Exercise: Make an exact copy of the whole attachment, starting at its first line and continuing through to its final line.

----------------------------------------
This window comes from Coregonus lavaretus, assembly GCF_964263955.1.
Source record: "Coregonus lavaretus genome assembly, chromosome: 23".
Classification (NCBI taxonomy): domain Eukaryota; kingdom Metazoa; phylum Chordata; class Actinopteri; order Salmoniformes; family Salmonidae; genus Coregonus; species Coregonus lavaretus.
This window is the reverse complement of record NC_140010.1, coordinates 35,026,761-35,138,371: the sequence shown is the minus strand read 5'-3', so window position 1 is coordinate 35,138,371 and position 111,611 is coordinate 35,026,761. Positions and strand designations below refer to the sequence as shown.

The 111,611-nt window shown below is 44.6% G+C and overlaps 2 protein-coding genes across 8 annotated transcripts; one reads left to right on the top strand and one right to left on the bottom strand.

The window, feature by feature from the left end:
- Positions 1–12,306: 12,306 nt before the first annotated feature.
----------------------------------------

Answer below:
This window comes from Coregonus lavaretus, assembly GCF_964263955.1.
Source record: "Coregonus lavaretus genome assembly, chromosome: 23".
Classification (NCBI taxonomy): domain Eukaryota; kingdom Metazoa; phylum Chordata; class Actinopteri; order Salmoniformes; family Salmonidae; genus Coregonus; species Coregonus lavaretus.
This window is the reverse complement of record NC_140010.1, coordinates 35,026,761-35,138,371: the sequence shown is the minus strand read 5'-3', so window position 1 is coordinate 35,138,371 and position 111,611 is coordinate 35,026,761. Positions and strand designations below refer to the sequence as shown.

The 111,611-nt window shown below is 44.6% G+C and overlaps 2 protein-coding genes across 8 annotated transcripts; one reads left to right on the top strand and one right to left on the bottom strand.

The window, feature by feature from the left end:
- Positions 1–12,306: 12,306 nt before the first annotated feature.